Canada's Condominium Magazine
Do you feel disconnected and out of sync, your needs unmet, in a shifting landscape of work? Do you feel that your workplace is beset by uncertainty and disruption? Are you unmotivated by the way your workplace is equipped and managed? Do you feel that your workplace is “from another era”?
Of course you do. You are a modern worker, and the world you work in has not kept pace with all the dramatic changes that have overtaken every aspect of the global economy, from structures and organizations to workforce demographics to the personal needs of workers. It is a frightening picture they paint, this workplace of unfulfilled ambitions and failure.
And who has painted it? Left-wing academics? A government committee? A labour union?
No, it is the work of a furniture maker, though calling Herman Miller a furniture maker is like calling Thomas Chippendale a wood worker: true, but so inadequate.
Herman Miller, remember, is responsible for one of the most famous chairs in the world, the much admired and copied Eames Chair, which is so highly regarded that it may be seen at the Museum of Modern Art in New York. Miller also brought us iconic twentieth century furniture items like the Noguchi table, the Marshmallow sofa, and perhaps most importantly of all, the office cubicle.
It was the latter, the office cubicle, also known as the Action Office System, that reshaped the modern office in the sixties. Millions still work in offices like these, sitting on a rolling, flexible office chair, at an L-shaped desk with a couple of filing cabinet-type drawers and a space for a computer, each space more or less identical to the one next door. It changed the look of modern offices, replacing those vast, wide open spaces where workers sat at endless rows of desks, in full view of each other and of managers. With the cubicle, every worker had a modicum of privacy. Unfortunately, the cubicles also have an isolating effect on workers.
Now Herman Miller wants to change all of that again, and the company has come up with a “progressive” new model. The Action Office is out: the Living Office is in.
And what is the Living Office? It is “a naturally human integration of people, ideas, tools, furnishings and spaces, to create a more desirable workplace.” It is designed to help people and organizations “uniquely express and enable their shared character, activities, and purpose, promoting employee engagement, creativity, productivity, and wellbeing, and ultimately greater prosperity for all.”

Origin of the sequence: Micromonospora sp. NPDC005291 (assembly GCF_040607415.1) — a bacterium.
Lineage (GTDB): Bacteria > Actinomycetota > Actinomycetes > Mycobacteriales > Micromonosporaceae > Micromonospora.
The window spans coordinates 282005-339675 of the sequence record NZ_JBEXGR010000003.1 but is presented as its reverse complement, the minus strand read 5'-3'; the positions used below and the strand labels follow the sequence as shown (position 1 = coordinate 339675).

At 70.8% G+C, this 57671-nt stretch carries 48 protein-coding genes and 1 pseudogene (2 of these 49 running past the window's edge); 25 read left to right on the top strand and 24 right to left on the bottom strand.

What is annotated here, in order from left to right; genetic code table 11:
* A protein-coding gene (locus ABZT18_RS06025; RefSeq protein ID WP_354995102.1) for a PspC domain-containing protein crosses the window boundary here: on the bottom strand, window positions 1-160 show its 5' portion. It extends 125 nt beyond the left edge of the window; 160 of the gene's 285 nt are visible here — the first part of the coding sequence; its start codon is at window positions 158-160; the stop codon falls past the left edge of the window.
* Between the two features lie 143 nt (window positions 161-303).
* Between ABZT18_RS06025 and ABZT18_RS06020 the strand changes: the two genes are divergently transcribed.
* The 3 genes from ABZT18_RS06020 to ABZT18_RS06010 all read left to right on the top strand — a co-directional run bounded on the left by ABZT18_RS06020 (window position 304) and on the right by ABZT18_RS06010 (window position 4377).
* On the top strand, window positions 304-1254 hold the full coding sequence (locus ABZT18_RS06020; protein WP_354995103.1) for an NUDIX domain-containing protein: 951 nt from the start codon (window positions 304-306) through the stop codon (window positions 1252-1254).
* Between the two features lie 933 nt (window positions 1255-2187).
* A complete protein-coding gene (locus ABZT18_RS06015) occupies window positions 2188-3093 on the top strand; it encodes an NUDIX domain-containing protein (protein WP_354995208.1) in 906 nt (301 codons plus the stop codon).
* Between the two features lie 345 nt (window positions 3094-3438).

That may seem like a lot of weight for office furniture to bear, but the Herman Miller people have not rushed into this. They have spent “more than two years, on six continents, surveying hundreds of organizations in diverse industries,” exploring the ways people work. And one of their key findings is that improving employee engagement is a top priority for managers around the world. Creating teams is the big thing now, fostering a sense of community and belonging. They predict that dedicated individual workstation space will decline, and non-dedicated team areas will grow to replace it. According to their research, those individual work stations are vacant most of the time anyway, unoccupied for 60 per cent of the time. Private offices get even less use: they are vacant 77 per cent of the time.
Their research also found that the way people work is much more complex than we thought. They identify ten “primary modes of work” for individuals and groups, and ten “settings” where the work takes place. The modes and settings, Miller says, are universal.
A successful office plays a role in facilitating and maintaining a symbiotic balance between individuals and their groups. It connects people to their work and to each other. Workplaces must emphasize that which can’t be accomplished on a screen or through a device. They must proliferate an atmosphere of trust and fellowship. For workers to reach their potential, the office must always feel like a community worth belonging to.
Why Living Office, Herman Miller
The modes describe the key behaviours that people engage in, some of them done alone—contemplation, creation—and some with other people—chatting, conversing, co-creating.
The settings support the modes, and include the haven, the hive, the clubhouse, the cove and the meeting space. So a group might get together in a meeting room to brainstorm, an example of co-creating in a meeting space.
Each of these settings offers a specific design challenge, requiring a specific type of office furniture—that is what Herman Miller is about, after all—to help optimize its performance. So you would need a “landing” space next to a “meeting” space, where meeting attendees can gather. The landing space, says the Herman Miller statement, provides an aid to memory after the meeting and “helps drive work.”
“Each of the ten settings are (sic) distinct in purpose, scale, and social support, and can be designed in great variety using a wide range of furniture.”
It might be tempting to dismiss all of this as an attempt to create new markets for its products, and that’s certainly what’s behind it, but Herman Miller has proven that it is more than just a furniture company. People will pay attention to the “living office.”